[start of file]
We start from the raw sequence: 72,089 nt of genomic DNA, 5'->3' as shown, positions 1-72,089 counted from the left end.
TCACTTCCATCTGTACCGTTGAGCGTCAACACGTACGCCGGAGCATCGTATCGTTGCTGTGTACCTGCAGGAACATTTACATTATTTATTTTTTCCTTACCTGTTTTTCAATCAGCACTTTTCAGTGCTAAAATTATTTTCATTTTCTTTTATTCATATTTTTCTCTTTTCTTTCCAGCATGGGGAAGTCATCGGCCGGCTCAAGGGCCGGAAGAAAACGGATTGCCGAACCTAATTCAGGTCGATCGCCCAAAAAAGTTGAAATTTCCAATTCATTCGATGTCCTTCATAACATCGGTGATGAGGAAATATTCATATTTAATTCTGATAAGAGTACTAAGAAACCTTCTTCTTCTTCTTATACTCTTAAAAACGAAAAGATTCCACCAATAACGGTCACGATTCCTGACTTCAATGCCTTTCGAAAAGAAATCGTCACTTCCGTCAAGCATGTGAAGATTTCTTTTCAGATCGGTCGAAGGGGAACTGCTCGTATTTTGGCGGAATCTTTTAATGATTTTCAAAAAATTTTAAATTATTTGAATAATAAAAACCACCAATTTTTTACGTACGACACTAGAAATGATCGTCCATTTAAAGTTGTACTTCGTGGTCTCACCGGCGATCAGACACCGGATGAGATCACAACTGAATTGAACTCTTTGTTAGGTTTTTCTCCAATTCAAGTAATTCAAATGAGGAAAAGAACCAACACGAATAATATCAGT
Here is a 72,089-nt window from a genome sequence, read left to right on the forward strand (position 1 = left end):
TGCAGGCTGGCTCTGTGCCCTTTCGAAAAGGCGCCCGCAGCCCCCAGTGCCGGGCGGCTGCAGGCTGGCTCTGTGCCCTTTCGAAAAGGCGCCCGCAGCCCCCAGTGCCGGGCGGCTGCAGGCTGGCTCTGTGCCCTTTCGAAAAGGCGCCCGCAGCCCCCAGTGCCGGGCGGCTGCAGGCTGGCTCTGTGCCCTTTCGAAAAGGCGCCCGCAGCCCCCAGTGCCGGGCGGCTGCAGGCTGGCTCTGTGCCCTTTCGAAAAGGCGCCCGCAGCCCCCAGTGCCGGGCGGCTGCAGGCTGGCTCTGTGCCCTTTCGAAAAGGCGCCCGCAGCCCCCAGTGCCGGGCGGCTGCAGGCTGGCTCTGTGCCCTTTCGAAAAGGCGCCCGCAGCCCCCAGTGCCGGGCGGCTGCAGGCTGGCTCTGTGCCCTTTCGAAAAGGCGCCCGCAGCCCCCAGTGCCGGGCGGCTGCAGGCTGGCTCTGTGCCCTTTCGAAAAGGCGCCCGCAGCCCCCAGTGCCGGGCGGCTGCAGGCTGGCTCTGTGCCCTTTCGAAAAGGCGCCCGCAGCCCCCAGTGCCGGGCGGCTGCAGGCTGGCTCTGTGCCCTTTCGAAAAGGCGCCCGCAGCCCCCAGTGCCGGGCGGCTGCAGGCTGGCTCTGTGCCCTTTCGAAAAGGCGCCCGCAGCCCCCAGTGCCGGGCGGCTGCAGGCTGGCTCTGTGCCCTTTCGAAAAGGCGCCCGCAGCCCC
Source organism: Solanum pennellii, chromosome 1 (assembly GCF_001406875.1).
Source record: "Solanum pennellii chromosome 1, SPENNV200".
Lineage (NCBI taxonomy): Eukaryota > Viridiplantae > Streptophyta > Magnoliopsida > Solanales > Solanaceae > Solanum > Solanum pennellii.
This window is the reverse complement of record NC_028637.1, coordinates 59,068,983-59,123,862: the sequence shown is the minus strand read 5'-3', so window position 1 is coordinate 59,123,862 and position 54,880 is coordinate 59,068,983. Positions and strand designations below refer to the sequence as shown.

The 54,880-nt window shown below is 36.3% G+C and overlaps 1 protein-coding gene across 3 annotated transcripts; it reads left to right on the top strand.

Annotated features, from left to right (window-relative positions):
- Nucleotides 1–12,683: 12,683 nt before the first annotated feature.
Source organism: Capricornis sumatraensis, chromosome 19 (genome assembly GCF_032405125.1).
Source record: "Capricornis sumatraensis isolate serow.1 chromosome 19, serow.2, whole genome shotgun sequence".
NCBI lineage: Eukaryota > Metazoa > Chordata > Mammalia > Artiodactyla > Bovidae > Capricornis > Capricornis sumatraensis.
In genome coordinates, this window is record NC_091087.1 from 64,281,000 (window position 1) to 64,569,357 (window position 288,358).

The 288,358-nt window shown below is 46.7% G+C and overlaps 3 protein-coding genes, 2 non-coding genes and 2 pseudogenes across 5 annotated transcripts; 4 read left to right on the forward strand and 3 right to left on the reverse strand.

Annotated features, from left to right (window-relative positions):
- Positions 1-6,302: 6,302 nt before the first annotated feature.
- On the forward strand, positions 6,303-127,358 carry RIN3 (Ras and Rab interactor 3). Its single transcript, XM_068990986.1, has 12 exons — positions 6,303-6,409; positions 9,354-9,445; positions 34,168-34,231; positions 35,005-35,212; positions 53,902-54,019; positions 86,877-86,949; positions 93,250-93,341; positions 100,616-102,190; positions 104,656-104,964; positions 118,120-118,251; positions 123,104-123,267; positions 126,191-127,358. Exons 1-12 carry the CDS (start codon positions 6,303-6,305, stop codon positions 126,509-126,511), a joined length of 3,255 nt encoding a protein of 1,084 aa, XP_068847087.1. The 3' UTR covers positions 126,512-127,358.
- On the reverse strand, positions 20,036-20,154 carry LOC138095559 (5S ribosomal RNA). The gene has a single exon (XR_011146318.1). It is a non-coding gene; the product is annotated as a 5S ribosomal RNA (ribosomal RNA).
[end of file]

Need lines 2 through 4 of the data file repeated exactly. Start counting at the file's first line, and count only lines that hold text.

TCACTTCCATCTGTACCGTTGAGCGTCAACACGTACGCCGGAGCATCGTATCGTTGCTGTGTACCTGCAGGAACATTTACATTATTTATTTTTTCCTTACCTGTTTTTCAATCAGCACTTTTCAGTGCTAAAATTATTTTCATTTTCTTTTATTCATATTTTTCTCTTTTCTTTCCAGCATGGGGAAGTCATCGGCCGGCTCAAGGGCCGGAAGAAAACGGATTGCCGAACCTAATTCAGGTCGATCGCCCAAAAAAGTTGAAATTTCCAATTCATTCGATGTCCTTCATAACATCGGTGATGAGGAAATATTCATATTTAATTCTGATAAGAGTACTAAGAAACCTTCTTCTTCTTCTTATACTCTTAAAAACGAAAAGATTCCACCAATAACGGTCACGATTCCTGACTTCAATGCCTTTCGAAAAGAAATCGTCACTTCCGTCAAGCATGTGAAGATTTCTTTTCAGATCGGTCGAAGGGGAACTGCTCGTATTTTGGCGGAATCTTTTAATGATTTTCAAAAAATTTTAAATTATTTGAATAATAAAAACCACCAATTTTTTACGTACGACACTAGAAATGATCGTCCATTTAAAGTTGTACTTCGTGGTCTCACCGGCGATCAGACACCGGATGAGATCACAACTGAATTGAACTCTTTGTTAGGTTTTTCTCCAATTCAAGTAATTCAAATGAGGAAAAGAACCAACACGAATAATATCAGT
Here is a 72,089-nt window from a genome sequence, read left to right on the forward strand (position 1 = left end):
TGCAGGCTGGCTCTGTGCCCTTTCGAAAAGGCGCCCGCAGCCCCCAGTGCCGGGCGGCTGCAGGCTGGCTCTGTGCCCTTTCGAAAAGGCGCCCGCAGCCCCCAGTGCCGGGCGGCTGCAGGCTGGCTCTGTGCCCTTTCGAAAAGGCGCCCGCAGCCCCCAGTGCCGGGCGGCTGCAGGCTGGCTCTGTGCCCTTTCGAAAAGGCGCCCGCAGCCCCCAGTGCCGGGCGGCTGCAGGCTGGCTCTGTGCCCTTTCGAAAAGGCGCCCGCAGCCCCCAGTGCCGGGCGGCTGCAGGCTGGCTCTGTGCCCTTTCGAAAAGGCGCCCGCAGCCCCCAGTGCCGGGCGGCTGCAGGCTGGCTCTGTGCCCTTTCGAAAAGGCGCCCGCAGCCCCCAGTGCCGGGCGGCTGCAGGCTGGCTCTGTGCCCTTTCGAAAAGGCGCCCGCAGCCCCCAGTGCCGGGCGGCTGCAGGCTGGCTCTGTGCCCTTTCGAAAAGGCGCCCGCAGCCCCCAGTGCCGGGCGGCTGCAGGCTGGCTCTGTGCCCTTTCGAAAAGGCGCCCGCAGCCCCCAGTGCCGGGCGGCTGCAGGCTGGCTCTGTGCCCTTTCGAAAAGGCGCCCGCAGCCCCCAGTGCCGGGCGGCTGCAGGCTGGCTCTGTGCCCTTTCGAAAAGGCGCCCGCAGCCCCCAGTGCCGGGCGGCTGCAGGCTGGCTCTGTGCCCTTTCGAAAAGGCGCCCGCAGCCCC